DIA on turning typography on its head

Meg Donohoe and Mitch Paone, co-founders of the influential design company DIA, talk about why process should come before aesthetics and how using motion design in their work felt radical at the beginning

Established in 2008, DIA is a design agency with “an unrelenting quest for quality”, where process, thinking and strategy come before any aesthetic choices or flourishes. DIA specialises in “kinetic identities and typographic systems” and while infusing motion design with branding might be fairly typical now, when the studio started no one else was really handling type and brand communications in that way. 

This saw the studio become pioneers in developing ways of using motion design that went beyond gimmicks and flashiness, instead using it to transform typefaces, breathe life into identities and truly embody a brand. 

“The majority of brand communications are digital now. A company’s Instagram feed is as important as an OOH media buy so it was important for us to rethink our creative process when it came to creating a brand identity,” explains co-founder Mitch Paone. “Technical advancements in brand communications require us to learn or create new techniques. Converting our traditional understanding of typography into these new worlds was very logical.”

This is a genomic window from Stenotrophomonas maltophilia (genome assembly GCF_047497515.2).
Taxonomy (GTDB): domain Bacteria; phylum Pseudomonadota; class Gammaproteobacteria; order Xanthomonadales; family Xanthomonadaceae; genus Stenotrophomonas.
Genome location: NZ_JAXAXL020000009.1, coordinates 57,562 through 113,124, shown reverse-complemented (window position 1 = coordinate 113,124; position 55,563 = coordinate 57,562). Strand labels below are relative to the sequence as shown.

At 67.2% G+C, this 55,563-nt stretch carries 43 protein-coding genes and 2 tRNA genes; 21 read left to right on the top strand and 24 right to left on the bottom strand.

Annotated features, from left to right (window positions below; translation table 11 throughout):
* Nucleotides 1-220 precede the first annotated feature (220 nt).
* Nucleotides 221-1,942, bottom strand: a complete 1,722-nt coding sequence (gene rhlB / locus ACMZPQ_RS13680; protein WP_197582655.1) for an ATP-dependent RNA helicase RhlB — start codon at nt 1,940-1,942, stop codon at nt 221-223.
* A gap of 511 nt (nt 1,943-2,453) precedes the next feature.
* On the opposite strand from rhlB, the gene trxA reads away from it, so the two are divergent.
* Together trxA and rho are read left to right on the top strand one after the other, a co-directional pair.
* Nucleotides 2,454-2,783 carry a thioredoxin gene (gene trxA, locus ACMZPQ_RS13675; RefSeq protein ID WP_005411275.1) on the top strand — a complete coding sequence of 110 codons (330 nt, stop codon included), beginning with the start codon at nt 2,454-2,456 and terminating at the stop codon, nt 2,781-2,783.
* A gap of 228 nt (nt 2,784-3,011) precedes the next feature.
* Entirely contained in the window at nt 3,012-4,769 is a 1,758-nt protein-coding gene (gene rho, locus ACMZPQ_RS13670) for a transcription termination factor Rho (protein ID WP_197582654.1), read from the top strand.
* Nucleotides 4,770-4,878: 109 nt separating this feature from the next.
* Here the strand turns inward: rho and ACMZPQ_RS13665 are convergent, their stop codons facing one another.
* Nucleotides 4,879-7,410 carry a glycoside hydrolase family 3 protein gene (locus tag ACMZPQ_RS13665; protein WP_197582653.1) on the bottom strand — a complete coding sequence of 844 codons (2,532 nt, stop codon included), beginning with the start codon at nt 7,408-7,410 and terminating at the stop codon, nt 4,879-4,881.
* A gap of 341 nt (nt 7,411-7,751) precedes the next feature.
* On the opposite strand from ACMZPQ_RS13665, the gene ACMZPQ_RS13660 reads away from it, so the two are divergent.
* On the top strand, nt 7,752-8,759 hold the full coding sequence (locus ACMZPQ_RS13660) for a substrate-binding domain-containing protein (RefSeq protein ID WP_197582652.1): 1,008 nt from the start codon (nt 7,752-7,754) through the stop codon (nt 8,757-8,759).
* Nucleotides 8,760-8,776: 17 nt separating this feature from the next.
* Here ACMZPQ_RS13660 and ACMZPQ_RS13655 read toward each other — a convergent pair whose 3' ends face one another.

As text and typography are the most important components in a visual identity, it was the first area Paone and fellow co-founder Meg Donohoe explored and experimented with in this new context. “What has become so exciting about all of this is that we are essentially writing a new chapter in design history,” reflects Paone. “We were trained in fixed formats and grids but now we are working in spaces that are completely immersive, like AR and VR, that have no limitations. How typography works and behaves in these environments is a brave new world.”